Method for attenuating multiples in CDP data gathers

- Mobil Oil Corporation

A method for attenuating multiples in common depth point data whereby common depth point data is received and spike deconvolution maybe performed on the data. The data is constant velocity stacked and gap deconvolution is performed. The primary stack velocity is determined and all data having a velocity other than the primary stack velocity is muted. All scans within the constant velocity stack are composited. These composites are arranged in proper order and displayed.

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A consistent problem encountered in seismic data interpretation is that of "multiples". When acoustic seismic energy is generated, it travels though the earth subsurface until it encounters an interface created by a density and/or velocity change in subsurface formations. The interface will reflect a portion of the acoustic seismic energy, refract another portion and permit a portion to pass through the interface. Seismic energy which has been reflected more than once from the interface is termed a "multiple". It is desirable to attenuate these reflections so that the primary reflected acoustic energy is evident from which an approximation of the subsurface formations can be implied. Normally, this data is collected in common depth point (CDP) gathers and processed to develop an approximation of the subsurface formations in a given area.

A conventional way to process CDP data, as illustrated in FIG. 1, is to collect the data at block 12, apply a spike deconvolution operator at block 14, determine the primary stack velocity at block 16, correct normal moveout (NMO) with the primary stack velocity at block 18, stack the common depth point data at block 20 and display it as display "A" at block 22. A possible addition is to apply a gap deconvolution operator at block 24 to the stacked data before displaying the stacked section at block 26.

This conventional method for processing CDP data provides satisfactory results in most cases but has problems when significant long period multiples are present with either a short offset distance or approximately equivalent travel velocities in adjacent formations. When these conditions occur, a process using F-K domain filtering of data prior to stack is used, as illustrated in FIG. 2. Common Depth Point data is received at block 40 and is normal moveout corrected with multiple velocity at block 42 after the multiple stack velocity is determined at block 44. The multiples are filtered in the F-K domain at block 46 and multiple velocity normal moveout is removed at block 48. A spike deconvolution operator is applied at block 50 and the normal moveout is corrected with the primary stack velocity at block 52, the primary stack velocity having been determined at block 53. The common depth point gather is stacked at block 54 and displayed as display "C" at block 56 of FIG. 2. However, this procedure is expensive and may quadruple the cost of processing data.


The present invention provides a method for attenuating long period multiples. Common depth point data is constant velocity stacked. A gap deconvolution operator is applied to the stacked data, and the primary stack velocity is determined. All data except the primary stack data is muted and all velocity scans within the constant velocity stack are composited. The composites are arranged in order and displayed.


FIG. 1 is a flow chart of a conventional data processing method.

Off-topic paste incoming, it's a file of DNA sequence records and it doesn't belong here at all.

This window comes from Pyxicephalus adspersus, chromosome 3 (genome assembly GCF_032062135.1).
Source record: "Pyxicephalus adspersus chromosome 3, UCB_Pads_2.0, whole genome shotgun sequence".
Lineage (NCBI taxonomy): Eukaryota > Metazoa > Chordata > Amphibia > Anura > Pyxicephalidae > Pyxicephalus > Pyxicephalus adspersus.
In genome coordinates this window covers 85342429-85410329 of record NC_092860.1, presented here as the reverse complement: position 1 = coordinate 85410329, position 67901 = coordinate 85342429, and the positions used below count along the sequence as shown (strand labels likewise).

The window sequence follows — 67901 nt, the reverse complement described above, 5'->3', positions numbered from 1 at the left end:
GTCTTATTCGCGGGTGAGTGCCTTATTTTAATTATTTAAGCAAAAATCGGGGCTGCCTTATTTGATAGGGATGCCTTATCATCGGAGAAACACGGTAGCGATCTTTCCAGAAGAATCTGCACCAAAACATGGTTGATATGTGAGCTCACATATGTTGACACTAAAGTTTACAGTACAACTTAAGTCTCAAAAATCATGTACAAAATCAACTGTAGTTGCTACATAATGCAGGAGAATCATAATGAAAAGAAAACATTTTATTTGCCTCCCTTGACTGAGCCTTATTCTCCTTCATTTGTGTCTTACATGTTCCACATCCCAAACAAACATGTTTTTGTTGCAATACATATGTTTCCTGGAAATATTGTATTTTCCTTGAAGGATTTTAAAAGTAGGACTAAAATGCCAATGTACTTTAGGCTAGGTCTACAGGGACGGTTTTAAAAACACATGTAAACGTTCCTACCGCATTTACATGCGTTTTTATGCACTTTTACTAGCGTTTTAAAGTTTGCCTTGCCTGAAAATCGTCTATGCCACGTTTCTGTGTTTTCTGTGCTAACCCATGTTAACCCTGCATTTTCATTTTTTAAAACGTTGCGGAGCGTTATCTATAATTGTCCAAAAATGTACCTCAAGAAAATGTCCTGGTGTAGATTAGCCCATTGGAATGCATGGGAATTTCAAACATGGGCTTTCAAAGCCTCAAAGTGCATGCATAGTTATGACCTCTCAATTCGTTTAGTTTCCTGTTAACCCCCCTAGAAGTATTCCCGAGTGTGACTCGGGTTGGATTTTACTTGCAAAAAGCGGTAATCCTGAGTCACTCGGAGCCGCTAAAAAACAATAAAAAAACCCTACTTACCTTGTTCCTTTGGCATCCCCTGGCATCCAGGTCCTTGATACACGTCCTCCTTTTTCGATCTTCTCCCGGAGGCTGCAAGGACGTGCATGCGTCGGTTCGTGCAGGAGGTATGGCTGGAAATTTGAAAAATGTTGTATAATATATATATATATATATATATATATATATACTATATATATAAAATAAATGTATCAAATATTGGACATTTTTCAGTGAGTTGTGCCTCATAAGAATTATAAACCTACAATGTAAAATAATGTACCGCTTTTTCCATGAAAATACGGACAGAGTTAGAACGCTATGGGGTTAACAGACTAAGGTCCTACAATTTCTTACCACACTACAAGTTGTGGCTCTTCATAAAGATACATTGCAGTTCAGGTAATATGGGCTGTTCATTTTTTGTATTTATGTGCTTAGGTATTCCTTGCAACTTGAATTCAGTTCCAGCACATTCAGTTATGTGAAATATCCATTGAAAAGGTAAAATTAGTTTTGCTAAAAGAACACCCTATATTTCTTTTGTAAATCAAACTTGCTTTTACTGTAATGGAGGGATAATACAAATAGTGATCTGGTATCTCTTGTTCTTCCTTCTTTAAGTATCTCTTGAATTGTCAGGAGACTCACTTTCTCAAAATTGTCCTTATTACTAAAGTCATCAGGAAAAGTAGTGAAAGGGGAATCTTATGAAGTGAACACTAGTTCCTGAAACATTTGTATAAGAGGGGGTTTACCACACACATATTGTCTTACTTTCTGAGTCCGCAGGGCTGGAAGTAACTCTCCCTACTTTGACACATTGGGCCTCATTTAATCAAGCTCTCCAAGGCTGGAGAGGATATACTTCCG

FIG. 2 is a flow chart of an F-K filtering method for processing seismic data.

FIG. 3 is a processed seismic section.

FIGS. 4a-4c are constant velocity stacks for conventional processing, deconvolution after stack and F-K filtered before stack.

FIG. 5 is a seismic section resulting as display "A" from the method of FIG. 1.

FIG. 6 illustrates the autocorrelation of constant velocity stacks.

FIG. 7 is a seismic section resulting from display "B" from an alternate method of FIG. 1.

FIG. 8 is a seismic section resulting from the method of FIG. 2.

FIG. 9 is a flow chart of an improved method for processing, CDP data.

FIG. 10 is a seismic section resulting from the method of FIG. 9.


The original processed section is seen in FIG. 3. The horizon D reflection at a line of 3.650 seconds near shot point 1250 shows an uncommon loss of amplitude and this reflection, as well as the horizon B section above, exhibits a loss of reflection continuity. These conditions are thought to be caused by the presence of dispersed gas in the section.

The processor used predictive deconvolution before and after stack and parameter selections showed that long period multiples were recognized as a problem. Deconvolution before stack has an active filter length of 280 milliseconds with a 20 millisecond prediction gap while deconvolution after stack had an active length of 300 milliseconds with a variable predictive gap equal to the two-way time to sea bed less 150 milliseconds. This combination resulted in deconvolution operator length of approximately 500 milliseconds over the zone of interest. Regardless of this long deconvolution operator, significant amounts of multiple energy remain which hamper interpretation of these data.

As a first step to reprocessing the data, Constant Velocity Stacks were generated from Common Depth Point gathers that had been deconvolved with a spiking operator of 250 milliseconds. The results are seen in FIG. 4a as conventional Processing. The dominant energy seen here arises from the long period water bottom multiple. The multiple is repeated up to three times following primary reflections. With this degree of interference, it is difficult to pick accurate stack velocities.

To reduce the multiple interference, the previously generated Constant Velocity Stacks were deconvoluted with a predictive operator. Deconvolution after stack is commonly used on seismic sections but is rarely applied to data in the Constant Velocity Stack mode. Predictive deconvolution parameters included a second zero crossing gap with a total operator length of 550 milliseconds. Support for these parameters is seen in FIG. 6, Autocorrelation of Constant Velocity Stacks. The long period water bottom multiples were effectively attenuated when the operator length reached 550 milliseconds.